IS THERE A CASE TO BE MADE FOR YOUR EMOTIONAL DISTRESS?
For many of our cases, when we represent a client, we will present as evidence examples of physical distress they experienced by the defendant. There would be little room to argue against someone who suffers a lacerated liver along with a fractured leg, hip, and elbow, among other injuries resulting from an accident, that they are not entitled to some compensation. While physical distress is the most obvious, it is not the only distress claim one can make.
In a very traumatic experience, one may experience emotional distress. A terrifying car accident may produce intense flashbacks of the event. Perhaps the accident happened alongside a loved one who was even more severely injured or died, and the survivor experiences severe depression, anxiety, or even survivor’s guilt.
There are two types of emotional distress to define–Negligent Infliction (NIED) and Intentional Infliction (IIED). Let’s retake the above example. You survive a car crash without physical injury to you or anyone else with you, but the terror of the experience leaves you with severe anxiety. Usually, to file a claim for NIED, some states require some form of physical causality due to emotional distress. Depending on the state, this can range from losing appetite or insomnia to developing a tremor.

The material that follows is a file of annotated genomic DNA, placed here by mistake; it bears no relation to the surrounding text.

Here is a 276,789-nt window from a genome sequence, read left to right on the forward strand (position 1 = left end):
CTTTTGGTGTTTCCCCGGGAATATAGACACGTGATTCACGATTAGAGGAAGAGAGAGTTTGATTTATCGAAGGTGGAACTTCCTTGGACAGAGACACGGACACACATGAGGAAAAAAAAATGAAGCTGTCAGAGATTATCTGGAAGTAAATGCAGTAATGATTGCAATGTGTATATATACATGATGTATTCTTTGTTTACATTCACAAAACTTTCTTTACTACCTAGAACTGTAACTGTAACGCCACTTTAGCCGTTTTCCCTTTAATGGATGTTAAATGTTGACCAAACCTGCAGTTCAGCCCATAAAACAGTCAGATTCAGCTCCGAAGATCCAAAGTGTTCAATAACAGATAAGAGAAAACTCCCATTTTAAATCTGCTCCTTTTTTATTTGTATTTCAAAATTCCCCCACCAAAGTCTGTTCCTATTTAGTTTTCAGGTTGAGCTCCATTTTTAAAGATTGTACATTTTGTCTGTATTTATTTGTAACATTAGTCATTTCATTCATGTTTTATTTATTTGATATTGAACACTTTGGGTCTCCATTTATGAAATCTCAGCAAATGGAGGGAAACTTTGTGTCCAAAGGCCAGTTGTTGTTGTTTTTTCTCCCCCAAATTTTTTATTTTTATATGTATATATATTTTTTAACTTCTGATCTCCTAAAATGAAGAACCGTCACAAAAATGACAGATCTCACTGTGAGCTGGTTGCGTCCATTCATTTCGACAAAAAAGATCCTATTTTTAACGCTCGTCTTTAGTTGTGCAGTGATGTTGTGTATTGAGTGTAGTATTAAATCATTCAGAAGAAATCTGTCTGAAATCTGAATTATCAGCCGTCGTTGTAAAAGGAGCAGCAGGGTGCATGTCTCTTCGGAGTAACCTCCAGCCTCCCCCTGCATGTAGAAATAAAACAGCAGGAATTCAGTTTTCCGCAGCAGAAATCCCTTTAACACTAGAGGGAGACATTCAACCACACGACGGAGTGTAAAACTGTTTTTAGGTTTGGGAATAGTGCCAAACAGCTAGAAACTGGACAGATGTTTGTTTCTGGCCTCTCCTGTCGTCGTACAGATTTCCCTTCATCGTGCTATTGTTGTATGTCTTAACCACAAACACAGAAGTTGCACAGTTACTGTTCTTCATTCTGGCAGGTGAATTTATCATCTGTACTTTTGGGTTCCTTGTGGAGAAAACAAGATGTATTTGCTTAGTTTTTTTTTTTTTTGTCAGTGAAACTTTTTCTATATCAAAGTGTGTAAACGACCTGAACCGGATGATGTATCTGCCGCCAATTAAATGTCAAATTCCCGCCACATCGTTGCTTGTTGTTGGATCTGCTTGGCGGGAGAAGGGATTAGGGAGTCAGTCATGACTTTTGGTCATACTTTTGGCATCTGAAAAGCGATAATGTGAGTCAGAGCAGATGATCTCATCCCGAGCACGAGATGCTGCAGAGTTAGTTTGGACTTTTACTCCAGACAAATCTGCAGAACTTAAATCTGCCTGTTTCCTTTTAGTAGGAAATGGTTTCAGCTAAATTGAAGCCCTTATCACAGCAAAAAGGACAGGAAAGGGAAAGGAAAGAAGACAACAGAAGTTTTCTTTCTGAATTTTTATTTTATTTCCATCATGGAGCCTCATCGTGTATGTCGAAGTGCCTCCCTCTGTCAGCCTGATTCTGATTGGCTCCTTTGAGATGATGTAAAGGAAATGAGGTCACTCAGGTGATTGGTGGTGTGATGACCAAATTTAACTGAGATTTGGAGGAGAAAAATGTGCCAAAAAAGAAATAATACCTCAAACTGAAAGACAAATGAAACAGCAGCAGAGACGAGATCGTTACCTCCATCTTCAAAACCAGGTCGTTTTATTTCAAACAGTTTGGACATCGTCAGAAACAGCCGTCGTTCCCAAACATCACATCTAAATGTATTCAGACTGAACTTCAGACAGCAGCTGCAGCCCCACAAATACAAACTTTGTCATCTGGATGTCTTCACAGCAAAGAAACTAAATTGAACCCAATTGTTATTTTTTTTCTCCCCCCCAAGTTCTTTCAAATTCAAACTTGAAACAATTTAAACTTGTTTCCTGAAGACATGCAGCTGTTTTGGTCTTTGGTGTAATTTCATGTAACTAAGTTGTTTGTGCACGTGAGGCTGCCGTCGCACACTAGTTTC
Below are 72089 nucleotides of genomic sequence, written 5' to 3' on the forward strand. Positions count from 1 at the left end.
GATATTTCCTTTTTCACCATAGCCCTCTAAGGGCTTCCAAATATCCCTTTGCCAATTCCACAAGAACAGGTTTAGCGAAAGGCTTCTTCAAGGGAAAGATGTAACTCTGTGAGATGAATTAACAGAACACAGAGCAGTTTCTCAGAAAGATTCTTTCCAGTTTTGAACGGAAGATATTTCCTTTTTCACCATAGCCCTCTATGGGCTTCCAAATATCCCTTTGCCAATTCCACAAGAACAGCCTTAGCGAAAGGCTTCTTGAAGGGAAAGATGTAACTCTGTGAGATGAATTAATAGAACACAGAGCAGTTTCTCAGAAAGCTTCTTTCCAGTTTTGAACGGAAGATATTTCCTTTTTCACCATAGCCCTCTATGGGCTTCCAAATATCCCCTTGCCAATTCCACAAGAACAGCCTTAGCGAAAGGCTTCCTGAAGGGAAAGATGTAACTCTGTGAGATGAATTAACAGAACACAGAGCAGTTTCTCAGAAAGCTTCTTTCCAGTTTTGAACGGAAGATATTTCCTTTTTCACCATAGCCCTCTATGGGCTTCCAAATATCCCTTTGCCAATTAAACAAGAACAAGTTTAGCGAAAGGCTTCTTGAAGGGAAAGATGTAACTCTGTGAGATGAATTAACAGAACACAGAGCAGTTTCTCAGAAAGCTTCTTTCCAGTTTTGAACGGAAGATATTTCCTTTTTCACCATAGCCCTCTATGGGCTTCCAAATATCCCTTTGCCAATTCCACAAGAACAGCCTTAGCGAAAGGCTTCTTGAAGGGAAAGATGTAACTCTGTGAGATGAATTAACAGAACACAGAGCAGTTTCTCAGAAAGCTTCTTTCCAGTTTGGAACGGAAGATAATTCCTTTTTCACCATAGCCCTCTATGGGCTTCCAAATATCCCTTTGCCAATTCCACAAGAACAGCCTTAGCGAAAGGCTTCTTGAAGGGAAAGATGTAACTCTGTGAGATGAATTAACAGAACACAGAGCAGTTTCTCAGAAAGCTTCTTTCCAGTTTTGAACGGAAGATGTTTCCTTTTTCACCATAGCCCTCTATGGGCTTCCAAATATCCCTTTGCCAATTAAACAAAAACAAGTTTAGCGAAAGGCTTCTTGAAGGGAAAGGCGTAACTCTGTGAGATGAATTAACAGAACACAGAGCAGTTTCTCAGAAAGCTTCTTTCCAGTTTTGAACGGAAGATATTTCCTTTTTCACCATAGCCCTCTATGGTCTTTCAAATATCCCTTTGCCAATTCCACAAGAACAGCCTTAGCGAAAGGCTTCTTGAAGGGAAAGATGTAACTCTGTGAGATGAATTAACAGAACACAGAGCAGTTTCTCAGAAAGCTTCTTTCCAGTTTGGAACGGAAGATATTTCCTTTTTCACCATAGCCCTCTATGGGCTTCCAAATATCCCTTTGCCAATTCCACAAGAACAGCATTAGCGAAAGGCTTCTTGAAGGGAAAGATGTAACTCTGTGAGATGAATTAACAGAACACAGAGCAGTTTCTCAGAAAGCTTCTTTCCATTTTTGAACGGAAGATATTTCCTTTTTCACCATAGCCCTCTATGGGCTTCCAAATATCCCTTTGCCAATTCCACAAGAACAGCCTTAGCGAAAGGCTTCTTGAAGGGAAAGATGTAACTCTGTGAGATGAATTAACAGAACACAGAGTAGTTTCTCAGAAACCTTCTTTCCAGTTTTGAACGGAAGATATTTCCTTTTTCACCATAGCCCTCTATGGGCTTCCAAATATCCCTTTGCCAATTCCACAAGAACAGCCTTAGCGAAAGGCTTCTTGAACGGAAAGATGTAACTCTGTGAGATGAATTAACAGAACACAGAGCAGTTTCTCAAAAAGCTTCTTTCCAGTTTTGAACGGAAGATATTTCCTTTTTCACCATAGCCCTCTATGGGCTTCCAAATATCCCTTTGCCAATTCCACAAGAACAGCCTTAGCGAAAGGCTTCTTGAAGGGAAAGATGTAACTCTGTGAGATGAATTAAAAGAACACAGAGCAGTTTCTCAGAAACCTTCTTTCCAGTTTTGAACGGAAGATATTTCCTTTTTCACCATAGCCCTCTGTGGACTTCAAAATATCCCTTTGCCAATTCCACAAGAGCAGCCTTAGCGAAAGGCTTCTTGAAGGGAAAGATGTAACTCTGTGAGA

Filing a claim for IIED is done with far more severity than NIED, limited to instances where the defendant’s conduct is considered extreme. If simple evidence of bullying were enough to make an IIED claim successfully, everybody would have their day in court. Physical causality is all the more critical in these cases. Take, for example, two coworkers that do not get along. The tension escalates, and Coworker A begins to be making false accusations, horrible rumors, and other forms of harassment toward Coworker B. This severely impacts Coworker B’s ability to do his job, constantly experiencing panic attacks, depression, anxiety, and eventually a heart attack due to the added stress. This impact would often help make for an IIED solid case. Successful IIED claims typically require strong evidence of extreme conduct and the resulting emotional harm.
Emotional distress does not always neatly appear after the initial brush of trauma. While it can develop immediately, it may be slowly compounded over time or suddenly appear. Anyone who has grieved the loss of a loved one knows about the odd moments when a sudden pouring of grief occurs. Taking action as soon as possible is crucial when experiencing emotional distress due to an accident or other traumatic event. This includes seeking a psychiatric evaluation, documenting all manifestations and symptoms of the distress, and filing an insurance claim.
If you have experienced emotional distress from a traumatic situation, please get in touch with us for a free consultation. Your suffering should not go unnoticed, and we will fight to bring you the compensation you deserve.